On September 3, the British renewable-energy news portal reNEWS.BIZ ran a story with an intriguing headline: “Scotland launches £3bn green project portfolio.” At first glance, that number (which equates to USD $3.7 billion) looks out of scale with Scotland’s relatively tiny population of 5.5 million. Close reading reveals that the £3 billion is not the amount that will be invested by the Scottish government, but rather the value of the “investment portfolio” of green businesses the program is intended to galvanize over the next three years. But still one wonders, how does £3 billion stack up against other national programs aimed at supporting the sustainability transition?
One perspective came 17 days later, when Japan’s Ministry of Economy, Trade, and Industry (METI) released its “Hydrogen / Fuel Cell Technology Development Strategy.” According to a story in the Japanese newspaper Kankyo Business, the goal of the Strategy is to “achieve the Hydrogen / Fuel Cell Strategy Roadmap [that was] revised in March 2019.” (Ammonia Energy ran a story on the Roadmap in April.) METI’s corresponding fiscal-year-2020 “budget demand” for the program is ¥80.7 billion (USD $754 million). The population of Japan is 127 million.
Activity in Scotland
Per a Scottish government press release, the Green Investment Portfolio is intended to “give local authorities, developers and third sector organisations the opportunity to pitch for large scale investment to support projects reducing Scotland’s emissions in areas like renewables, waste, transport and the circular economy.” It works by “matching projects which are reducing emissions with investors so we can fully maximise their potential and promote them globally.” It is aligned with the country’s just-passed Climate Change Bill that “commits Scotland to a target of net-zero emissions of all greenhouse gases by 2045.”
Neither hydrogen nor ammonia is mentioned in the press release. Hydrogen is cited in the reNEWS.BIZ story only as a possible funding category should the Portfolio expand in scope. However, both hydrogen and ammonia are securely situated in Scotland’s energy strategy, “The Future of Energy in Scotland:”
Scotland’s considerable renewable generation capacity could be used to produce hydrogen, or ammonia, and help balance networks, support local energy models, and decarbonise our heat and transport systems. International markets are also emerging as demand grows for flexible energy system technologies.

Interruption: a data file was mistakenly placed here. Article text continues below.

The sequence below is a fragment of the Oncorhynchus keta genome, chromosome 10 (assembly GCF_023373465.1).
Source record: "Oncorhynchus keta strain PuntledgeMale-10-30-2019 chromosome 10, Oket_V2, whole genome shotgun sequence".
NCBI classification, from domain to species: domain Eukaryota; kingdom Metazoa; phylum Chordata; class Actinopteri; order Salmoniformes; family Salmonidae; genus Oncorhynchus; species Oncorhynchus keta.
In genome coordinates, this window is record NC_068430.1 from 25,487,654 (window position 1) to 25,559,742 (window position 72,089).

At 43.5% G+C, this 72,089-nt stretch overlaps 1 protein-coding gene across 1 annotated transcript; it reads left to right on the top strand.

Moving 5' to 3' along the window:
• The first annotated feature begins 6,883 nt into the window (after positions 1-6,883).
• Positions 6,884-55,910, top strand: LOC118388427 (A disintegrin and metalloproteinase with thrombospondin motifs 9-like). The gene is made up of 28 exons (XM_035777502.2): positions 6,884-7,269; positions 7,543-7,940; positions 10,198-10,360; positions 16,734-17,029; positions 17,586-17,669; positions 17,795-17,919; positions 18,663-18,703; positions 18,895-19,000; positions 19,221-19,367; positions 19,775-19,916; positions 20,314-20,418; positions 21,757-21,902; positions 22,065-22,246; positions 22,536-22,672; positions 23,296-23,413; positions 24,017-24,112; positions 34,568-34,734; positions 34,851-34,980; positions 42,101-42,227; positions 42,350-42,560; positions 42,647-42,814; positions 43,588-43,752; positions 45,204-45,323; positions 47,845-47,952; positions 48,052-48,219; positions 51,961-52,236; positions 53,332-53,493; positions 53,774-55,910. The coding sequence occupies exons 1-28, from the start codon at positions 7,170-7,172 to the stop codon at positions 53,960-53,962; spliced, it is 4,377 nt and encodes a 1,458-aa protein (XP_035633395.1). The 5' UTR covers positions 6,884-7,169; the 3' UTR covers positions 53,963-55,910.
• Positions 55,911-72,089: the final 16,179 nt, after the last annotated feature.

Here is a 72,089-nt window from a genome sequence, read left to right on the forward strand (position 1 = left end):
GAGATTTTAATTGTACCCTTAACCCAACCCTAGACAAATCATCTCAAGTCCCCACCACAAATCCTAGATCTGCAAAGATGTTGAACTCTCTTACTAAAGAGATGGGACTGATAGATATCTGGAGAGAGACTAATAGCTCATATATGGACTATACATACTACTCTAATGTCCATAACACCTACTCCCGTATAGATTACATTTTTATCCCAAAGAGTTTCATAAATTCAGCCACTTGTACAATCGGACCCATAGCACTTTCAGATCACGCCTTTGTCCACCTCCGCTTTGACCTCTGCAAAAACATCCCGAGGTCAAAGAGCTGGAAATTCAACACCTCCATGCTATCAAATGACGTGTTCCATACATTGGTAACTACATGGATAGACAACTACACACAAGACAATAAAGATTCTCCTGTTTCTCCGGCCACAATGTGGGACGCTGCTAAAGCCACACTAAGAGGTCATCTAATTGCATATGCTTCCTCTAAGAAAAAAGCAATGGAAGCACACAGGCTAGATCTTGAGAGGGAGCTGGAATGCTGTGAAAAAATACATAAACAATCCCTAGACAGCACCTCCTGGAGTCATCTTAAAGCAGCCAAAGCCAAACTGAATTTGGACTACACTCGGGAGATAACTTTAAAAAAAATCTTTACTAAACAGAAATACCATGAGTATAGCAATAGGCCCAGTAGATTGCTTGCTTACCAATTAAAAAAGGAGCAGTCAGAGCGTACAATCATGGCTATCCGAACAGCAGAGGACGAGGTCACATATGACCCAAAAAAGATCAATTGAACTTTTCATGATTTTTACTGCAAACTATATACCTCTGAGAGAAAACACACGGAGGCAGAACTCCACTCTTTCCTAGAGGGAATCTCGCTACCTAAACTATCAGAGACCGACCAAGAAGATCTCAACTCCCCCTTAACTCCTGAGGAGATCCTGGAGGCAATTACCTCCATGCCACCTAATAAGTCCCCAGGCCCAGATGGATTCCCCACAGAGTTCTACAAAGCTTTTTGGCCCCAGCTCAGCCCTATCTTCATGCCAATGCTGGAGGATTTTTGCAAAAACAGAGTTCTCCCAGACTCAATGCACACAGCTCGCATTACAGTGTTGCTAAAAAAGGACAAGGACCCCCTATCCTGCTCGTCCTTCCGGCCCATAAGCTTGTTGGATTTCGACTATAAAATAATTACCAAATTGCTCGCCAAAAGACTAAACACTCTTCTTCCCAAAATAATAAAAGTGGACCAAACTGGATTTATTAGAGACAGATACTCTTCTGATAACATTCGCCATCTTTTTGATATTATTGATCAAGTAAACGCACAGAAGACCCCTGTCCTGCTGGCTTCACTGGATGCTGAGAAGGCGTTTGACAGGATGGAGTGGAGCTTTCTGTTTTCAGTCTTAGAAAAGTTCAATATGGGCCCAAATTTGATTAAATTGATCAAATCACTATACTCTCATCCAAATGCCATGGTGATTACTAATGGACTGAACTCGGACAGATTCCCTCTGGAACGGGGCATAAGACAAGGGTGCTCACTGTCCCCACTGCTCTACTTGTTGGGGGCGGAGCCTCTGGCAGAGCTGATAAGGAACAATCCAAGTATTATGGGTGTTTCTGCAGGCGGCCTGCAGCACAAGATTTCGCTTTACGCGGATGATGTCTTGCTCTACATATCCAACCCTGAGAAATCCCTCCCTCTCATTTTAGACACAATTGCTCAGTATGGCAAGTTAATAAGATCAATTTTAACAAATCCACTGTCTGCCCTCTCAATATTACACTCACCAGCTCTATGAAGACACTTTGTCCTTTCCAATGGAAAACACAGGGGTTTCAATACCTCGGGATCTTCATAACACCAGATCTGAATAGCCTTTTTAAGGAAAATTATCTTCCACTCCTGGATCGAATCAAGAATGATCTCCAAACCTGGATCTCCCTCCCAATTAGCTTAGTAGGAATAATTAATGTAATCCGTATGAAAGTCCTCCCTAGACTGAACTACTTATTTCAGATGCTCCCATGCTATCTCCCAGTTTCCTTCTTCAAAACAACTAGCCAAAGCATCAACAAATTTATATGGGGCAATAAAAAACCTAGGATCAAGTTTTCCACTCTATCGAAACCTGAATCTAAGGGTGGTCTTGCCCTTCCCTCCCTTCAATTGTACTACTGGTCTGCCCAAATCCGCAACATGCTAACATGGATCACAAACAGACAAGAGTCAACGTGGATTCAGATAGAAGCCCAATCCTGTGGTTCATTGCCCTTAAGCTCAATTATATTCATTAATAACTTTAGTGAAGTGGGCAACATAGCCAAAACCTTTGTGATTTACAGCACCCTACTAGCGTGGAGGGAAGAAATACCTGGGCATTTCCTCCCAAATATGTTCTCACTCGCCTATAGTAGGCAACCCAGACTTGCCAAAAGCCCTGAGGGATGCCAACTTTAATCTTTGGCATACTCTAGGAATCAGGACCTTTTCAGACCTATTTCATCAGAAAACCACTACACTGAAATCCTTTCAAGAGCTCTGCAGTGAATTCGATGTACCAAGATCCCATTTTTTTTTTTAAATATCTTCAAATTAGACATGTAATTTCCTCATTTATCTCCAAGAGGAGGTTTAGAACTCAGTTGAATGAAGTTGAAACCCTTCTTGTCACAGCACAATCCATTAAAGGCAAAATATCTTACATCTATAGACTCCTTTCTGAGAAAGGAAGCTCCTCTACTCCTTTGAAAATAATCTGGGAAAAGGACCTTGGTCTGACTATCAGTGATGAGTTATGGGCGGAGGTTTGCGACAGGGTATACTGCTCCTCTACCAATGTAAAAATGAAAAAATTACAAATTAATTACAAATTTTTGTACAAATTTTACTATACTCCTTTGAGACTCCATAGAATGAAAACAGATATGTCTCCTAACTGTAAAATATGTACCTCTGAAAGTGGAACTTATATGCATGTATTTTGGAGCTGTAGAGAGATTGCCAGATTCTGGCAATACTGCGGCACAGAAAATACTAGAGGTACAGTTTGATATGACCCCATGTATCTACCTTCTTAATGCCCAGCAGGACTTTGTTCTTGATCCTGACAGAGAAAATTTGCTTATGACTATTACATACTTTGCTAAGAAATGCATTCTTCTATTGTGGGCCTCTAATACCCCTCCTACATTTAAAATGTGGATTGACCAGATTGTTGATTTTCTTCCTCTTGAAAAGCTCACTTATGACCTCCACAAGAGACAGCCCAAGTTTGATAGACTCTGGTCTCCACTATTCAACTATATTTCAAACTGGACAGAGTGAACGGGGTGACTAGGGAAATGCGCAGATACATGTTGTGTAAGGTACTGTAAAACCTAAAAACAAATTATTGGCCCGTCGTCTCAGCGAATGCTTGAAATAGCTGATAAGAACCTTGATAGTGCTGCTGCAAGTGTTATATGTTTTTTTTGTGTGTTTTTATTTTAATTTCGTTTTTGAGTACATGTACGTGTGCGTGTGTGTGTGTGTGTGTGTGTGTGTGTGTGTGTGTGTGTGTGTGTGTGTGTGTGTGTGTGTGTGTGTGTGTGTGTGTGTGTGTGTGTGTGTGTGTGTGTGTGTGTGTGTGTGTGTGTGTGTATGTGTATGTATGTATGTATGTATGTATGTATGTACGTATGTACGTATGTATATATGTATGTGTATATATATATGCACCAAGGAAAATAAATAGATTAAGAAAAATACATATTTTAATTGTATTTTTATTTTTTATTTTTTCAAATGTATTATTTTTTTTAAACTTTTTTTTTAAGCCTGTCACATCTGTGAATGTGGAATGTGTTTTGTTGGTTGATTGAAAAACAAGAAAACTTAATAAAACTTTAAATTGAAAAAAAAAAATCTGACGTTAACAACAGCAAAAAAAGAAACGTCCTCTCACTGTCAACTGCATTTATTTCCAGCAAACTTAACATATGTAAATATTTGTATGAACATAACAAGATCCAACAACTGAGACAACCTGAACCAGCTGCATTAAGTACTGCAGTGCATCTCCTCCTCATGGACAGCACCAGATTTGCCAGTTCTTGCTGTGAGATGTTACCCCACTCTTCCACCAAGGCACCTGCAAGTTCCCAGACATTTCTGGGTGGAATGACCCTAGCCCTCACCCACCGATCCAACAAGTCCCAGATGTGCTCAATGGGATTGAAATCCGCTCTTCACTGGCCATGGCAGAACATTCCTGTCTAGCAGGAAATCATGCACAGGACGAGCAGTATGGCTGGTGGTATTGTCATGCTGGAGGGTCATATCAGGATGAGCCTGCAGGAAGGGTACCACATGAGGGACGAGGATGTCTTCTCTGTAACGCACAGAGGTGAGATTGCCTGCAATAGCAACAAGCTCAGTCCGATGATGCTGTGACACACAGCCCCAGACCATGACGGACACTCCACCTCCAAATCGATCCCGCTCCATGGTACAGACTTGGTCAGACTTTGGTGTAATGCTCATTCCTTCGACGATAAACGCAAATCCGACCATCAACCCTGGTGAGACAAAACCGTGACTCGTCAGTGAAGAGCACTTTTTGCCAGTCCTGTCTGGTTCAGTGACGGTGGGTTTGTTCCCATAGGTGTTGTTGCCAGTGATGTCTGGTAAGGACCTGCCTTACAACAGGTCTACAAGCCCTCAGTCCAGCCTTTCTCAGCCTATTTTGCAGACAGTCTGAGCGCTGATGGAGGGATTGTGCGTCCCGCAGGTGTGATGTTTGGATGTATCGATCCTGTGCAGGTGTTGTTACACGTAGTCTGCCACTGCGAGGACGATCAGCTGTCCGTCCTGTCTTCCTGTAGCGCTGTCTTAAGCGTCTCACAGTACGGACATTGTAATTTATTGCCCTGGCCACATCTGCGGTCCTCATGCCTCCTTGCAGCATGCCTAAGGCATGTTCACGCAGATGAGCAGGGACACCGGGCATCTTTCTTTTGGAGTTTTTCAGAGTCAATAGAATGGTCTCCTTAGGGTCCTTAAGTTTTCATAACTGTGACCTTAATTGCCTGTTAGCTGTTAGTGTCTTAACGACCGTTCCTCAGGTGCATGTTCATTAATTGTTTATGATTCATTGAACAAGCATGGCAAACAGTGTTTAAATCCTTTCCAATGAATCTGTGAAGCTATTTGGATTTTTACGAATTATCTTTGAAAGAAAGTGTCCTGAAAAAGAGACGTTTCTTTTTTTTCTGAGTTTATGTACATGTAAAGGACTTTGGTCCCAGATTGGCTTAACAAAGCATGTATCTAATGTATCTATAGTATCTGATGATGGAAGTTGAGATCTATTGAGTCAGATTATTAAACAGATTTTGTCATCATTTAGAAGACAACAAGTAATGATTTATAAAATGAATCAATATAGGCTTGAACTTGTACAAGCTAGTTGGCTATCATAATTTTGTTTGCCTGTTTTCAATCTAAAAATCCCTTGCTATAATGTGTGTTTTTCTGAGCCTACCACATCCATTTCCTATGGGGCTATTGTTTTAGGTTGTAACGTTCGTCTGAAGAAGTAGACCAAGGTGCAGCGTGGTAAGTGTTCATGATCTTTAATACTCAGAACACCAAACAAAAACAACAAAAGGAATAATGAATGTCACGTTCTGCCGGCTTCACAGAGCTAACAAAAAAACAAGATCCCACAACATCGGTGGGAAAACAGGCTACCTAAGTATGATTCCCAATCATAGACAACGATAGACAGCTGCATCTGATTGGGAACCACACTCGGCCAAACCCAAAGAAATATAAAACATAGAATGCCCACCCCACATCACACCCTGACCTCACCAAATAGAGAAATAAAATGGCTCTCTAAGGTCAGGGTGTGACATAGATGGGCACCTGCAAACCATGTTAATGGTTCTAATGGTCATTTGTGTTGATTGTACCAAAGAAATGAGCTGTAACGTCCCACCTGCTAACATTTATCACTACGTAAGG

Scottish Government, The future of energy in Scotland: Scottish energy strategy, December 20, 2017
Scotland is also home to at least one new enterprise with an explicit ammonia orientation, the HIAlba-IDEA “policy think tank” which was launched to explore the potential of “low-cost extraction of hydrogen from renewably generated ammonia used as a storage medium and carrier of hydrogen.” (Ammonia Energy ran a story on HIAlba-IDEA in April 2019.)
Activity in Japan
METI’s allocation of ¥80.7 billion (USD $754 million) is only 20% as large as Scotland’s investment mobilization target for the Green Investment Portfolio, but the entire sum will flow to hydrogen-related pursuits. The three main categories for funding are fuel cells, hydrogen supply chain, and water electrolysis. Included within the hydrogen supply chain category is the sub-category “transport and storage technology” – the presumptive home for research related to the three commodities (ammonia, liquid organic hydrides, and liquid hydrogen) that were the focus of the Energy Carriers initiative within Japan’s Strategic Innovation Promotion Program (SIP). A total of ten sub-categories are listed across the three main categories.
While Scotland’s energy strategy has a clear orientation to the international arena (“The Scottish Government is committed to building on Scotland’s international reputation for excellence in energy, and to forging collaborative partnerships with other countries”), Japan’s “Hydrogen / Fuel Cell Technology Development Strategy” strikes an even more outward-looking note:
It is also important to take strategic measures, such as accurately grasping trends in other countries, building a network of hydrogen-related research institutes around the world, and promoting international joint research in order to effectively use domestic resources. And willingness to call for international collaboration based on the strategy developed this time.
Kankyo Business, “Ministry of Economy, Trade and Industry announces hydrogen / fuel cell technology development strategy, identified 10 priority items,” September 20, 2019
United States Perspective
There do not seem to have been any major announcements of government-backed emissions-reduction investment programs coming out of the United States of late, but the perspective from the world’s largest economy (population: 327 million) provides an interesting counterpoint to the Scottish and Japanese data points. According to the U.S. Department of Energy’s Hydrogen & Fuel Cells Program webpage, the Program’s budget in 2017 (the last year for which figures were reported) was $122 million. Although the missions of the two programs appear to be roughly similar, this figure is 16% the size of the projected Japanese spend. Further comment is eschewed.